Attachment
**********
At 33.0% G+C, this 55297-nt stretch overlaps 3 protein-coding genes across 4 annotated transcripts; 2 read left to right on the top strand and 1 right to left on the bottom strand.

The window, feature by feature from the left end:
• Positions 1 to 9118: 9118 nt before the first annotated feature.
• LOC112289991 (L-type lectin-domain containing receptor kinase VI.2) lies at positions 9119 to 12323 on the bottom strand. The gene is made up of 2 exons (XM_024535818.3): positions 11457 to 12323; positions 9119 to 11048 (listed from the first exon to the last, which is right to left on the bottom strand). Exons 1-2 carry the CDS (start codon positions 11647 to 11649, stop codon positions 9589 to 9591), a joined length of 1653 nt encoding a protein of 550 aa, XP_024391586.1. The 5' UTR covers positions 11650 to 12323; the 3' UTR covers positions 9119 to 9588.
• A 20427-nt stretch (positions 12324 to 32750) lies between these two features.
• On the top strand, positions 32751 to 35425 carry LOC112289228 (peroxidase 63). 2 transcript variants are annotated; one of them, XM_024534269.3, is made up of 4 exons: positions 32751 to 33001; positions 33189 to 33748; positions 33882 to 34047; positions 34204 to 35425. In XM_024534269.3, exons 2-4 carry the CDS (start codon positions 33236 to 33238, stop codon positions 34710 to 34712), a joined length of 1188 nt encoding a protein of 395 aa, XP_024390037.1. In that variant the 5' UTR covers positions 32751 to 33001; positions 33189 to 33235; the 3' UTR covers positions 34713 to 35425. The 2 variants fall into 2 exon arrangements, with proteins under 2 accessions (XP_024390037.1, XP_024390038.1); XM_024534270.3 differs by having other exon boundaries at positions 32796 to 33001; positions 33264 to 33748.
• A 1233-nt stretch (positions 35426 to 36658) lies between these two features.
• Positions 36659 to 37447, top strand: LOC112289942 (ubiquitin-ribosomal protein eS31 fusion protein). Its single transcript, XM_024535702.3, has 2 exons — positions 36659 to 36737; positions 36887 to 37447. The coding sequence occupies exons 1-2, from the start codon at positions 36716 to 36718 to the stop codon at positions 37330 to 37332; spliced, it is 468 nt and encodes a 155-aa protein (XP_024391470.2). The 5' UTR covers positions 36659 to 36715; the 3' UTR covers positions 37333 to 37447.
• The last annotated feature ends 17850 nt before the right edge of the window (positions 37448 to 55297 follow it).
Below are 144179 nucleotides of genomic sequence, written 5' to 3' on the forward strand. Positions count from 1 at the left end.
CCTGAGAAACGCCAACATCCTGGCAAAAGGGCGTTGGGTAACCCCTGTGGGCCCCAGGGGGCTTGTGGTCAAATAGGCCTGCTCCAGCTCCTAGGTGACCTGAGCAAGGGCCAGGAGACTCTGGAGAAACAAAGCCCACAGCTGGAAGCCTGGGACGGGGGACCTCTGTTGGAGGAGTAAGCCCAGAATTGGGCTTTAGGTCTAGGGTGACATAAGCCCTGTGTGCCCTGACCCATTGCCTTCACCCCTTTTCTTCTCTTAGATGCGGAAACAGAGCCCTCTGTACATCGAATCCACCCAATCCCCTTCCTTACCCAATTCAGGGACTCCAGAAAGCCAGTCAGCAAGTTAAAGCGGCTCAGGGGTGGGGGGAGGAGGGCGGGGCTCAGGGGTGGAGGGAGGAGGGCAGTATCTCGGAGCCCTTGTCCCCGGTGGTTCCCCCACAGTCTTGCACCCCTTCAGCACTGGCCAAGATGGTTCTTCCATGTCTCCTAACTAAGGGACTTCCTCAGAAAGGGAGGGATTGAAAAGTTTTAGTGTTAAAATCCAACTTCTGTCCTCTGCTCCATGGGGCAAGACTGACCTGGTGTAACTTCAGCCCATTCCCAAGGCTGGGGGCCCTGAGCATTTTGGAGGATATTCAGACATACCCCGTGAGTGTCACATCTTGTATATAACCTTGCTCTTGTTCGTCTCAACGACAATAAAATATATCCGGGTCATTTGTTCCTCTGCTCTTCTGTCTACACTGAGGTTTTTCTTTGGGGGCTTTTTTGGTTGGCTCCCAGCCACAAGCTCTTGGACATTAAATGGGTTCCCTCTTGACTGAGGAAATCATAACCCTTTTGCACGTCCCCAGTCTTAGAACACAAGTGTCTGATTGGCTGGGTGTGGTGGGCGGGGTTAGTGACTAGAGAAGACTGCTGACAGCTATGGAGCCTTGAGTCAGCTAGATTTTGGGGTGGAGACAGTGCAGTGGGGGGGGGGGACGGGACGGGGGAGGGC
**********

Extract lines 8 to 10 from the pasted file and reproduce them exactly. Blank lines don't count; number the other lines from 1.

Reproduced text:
• Positions 36659 to 37447, top strand: LOC112289942 (ubiquitin-ribosomal protein eS31 fusion protein). Its single transcript, XM_024535702.3, has 2 exons — positions 36659 to 36737; positions 36887 to 37447. The coding sequence occupies exons 1-2, from the start codon at positions 36716 to 36718 to the stop codon at positions 37330 to 37332; spliced, it is 468 nt and encodes a 155-aa protein (XP_024391470.2). The 5' UTR covers positions 36659 to 36715; the 3' UTR covers positions 37333 to 37447.
• The last annotated feature ends 17850 nt before the right edge of the window (positions 37448 to 55297 follow it).
Below are 144179 nucleotides of genomic sequence, written 5' to 3' on the forward strand. Positions count from 1 at the left end.